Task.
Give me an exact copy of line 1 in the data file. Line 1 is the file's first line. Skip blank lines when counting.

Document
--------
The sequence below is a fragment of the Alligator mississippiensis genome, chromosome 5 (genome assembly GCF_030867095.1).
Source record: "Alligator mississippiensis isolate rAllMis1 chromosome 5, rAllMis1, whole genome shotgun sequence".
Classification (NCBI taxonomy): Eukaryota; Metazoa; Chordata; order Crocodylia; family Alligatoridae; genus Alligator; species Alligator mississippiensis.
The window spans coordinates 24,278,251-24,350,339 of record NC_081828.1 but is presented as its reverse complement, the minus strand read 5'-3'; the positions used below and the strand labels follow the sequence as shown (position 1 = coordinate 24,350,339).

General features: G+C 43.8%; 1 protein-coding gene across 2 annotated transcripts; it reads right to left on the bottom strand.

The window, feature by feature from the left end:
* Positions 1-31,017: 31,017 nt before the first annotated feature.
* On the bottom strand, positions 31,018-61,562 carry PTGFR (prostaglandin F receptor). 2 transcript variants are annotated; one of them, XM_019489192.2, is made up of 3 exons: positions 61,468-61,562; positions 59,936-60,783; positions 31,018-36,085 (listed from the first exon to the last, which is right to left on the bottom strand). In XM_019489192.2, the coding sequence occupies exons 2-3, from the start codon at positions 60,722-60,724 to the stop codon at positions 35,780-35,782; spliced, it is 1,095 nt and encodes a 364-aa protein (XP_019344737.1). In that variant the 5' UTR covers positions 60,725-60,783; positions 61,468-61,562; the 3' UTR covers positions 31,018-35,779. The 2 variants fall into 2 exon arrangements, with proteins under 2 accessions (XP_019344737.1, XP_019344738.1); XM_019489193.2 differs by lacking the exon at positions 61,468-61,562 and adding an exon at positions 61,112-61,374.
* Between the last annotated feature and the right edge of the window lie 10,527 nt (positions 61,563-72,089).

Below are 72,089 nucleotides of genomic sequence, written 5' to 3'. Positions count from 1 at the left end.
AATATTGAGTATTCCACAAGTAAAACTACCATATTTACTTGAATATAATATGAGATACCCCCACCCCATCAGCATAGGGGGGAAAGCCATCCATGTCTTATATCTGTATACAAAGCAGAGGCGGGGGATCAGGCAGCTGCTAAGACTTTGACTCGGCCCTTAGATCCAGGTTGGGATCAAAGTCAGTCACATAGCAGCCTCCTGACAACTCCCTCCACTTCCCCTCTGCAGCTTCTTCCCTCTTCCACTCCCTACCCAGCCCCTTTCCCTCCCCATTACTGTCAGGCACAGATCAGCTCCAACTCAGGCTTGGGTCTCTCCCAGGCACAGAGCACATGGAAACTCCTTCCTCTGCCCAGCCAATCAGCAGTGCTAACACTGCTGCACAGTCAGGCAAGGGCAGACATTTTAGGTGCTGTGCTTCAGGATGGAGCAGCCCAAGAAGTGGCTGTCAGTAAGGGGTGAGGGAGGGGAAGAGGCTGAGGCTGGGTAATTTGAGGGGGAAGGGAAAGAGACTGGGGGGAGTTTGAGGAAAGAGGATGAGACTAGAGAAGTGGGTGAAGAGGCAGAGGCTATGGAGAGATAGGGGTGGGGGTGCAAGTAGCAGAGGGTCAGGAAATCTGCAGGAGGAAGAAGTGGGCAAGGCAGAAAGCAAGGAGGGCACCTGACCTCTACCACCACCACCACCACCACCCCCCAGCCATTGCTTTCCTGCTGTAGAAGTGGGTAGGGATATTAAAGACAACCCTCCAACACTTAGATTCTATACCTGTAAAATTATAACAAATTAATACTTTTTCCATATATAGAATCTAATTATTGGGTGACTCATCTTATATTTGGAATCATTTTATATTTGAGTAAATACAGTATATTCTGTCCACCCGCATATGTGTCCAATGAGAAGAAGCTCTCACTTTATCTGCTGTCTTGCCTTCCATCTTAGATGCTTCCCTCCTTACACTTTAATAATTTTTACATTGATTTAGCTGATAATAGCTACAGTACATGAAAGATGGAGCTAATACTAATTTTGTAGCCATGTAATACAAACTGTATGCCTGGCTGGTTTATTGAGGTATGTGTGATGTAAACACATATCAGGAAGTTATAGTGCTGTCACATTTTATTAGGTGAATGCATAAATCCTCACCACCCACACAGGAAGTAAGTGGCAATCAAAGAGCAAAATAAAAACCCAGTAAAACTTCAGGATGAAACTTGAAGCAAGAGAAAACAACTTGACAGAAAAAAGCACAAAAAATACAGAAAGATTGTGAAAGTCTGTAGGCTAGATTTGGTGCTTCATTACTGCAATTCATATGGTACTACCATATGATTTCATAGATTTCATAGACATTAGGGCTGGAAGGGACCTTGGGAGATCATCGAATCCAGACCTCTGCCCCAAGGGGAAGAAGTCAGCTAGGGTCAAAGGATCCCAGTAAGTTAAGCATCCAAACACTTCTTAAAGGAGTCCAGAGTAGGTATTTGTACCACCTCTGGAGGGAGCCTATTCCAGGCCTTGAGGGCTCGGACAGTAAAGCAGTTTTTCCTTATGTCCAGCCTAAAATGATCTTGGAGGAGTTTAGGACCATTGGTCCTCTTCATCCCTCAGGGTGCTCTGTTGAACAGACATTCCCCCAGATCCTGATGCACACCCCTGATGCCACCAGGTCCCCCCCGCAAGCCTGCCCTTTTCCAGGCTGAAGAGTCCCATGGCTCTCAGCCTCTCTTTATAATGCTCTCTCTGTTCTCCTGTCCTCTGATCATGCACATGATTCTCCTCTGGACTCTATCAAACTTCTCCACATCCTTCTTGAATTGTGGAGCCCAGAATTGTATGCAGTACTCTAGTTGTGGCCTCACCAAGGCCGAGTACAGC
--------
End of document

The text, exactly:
The sequence below is a fragment of the Alligator mississippiensis genome, chromosome 5 (genome assembly GCF_030867095.1).